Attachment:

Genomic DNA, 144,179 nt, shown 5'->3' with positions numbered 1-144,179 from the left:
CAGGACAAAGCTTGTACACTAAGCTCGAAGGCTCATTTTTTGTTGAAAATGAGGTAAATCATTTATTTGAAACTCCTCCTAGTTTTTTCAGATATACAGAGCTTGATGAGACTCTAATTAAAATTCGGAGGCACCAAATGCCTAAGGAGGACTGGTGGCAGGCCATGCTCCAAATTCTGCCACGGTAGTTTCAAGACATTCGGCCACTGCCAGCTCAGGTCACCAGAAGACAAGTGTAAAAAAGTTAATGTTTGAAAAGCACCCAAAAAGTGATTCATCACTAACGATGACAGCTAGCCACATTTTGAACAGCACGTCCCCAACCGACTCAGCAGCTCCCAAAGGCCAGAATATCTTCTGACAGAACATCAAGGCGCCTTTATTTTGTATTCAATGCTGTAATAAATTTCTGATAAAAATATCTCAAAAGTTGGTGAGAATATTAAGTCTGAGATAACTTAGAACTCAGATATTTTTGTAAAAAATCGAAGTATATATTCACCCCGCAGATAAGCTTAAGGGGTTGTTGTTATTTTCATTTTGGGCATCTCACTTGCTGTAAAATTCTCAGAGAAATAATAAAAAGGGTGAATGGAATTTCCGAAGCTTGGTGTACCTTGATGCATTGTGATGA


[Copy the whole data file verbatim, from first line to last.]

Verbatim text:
Genomic DNA, 144,179 nt, shown 5'->3' with positions numbered 1-144,179 from the left:
CAGGACAAAGCTTGTACACTAAGCTCGAAGGCTCATTTTTTGTTGAAAATGAGGTAAATCATTTATTTGAAACTCCTCCTAGTTTTTTCAGATATACAGAGCTTGATGAGACTCTAATTAAAATTCGGAGGCACCAAATGCCTAAGGAGGACTGGTGGCAGGCCATGCTCCAAATTCTGCCACGGTAGTTTCAAGACATTCGGCCACTGCCAGCTCAGGTCACCAGAAGACAAGTGTAAAAAAGTTAATGTTTGAAAAGCACCCAAAAAGTGATTCATCACTAACGATGACAGCTAGCCACATTTTGAACAGCACGTCCCCAACCGACTCAGCAGCTCCCAAAGGCCAGAATATCTTCTGACAGAACATCAAGGCGCCTTTATTTTGTATTCAATGCTGTAATAAATTTCTGATAAAAATATCTCAAAAGTTGGTGAGAATATTAAGTCTGAGATAACTTAGAACTCAGATATTTTTGTAAAAAATCGAAGTATATATTCACCCCGCAGATAAGCTTAAGGGGTTGTTGTTATTTTCATTTTGGGCATCTCACTTGCTGTAAAATTCTCAGAGAAATAATAAAAAGGGTGAATGGAATTTCCGAAGCTTGGTGTACCTTGATGCATTGTGATGA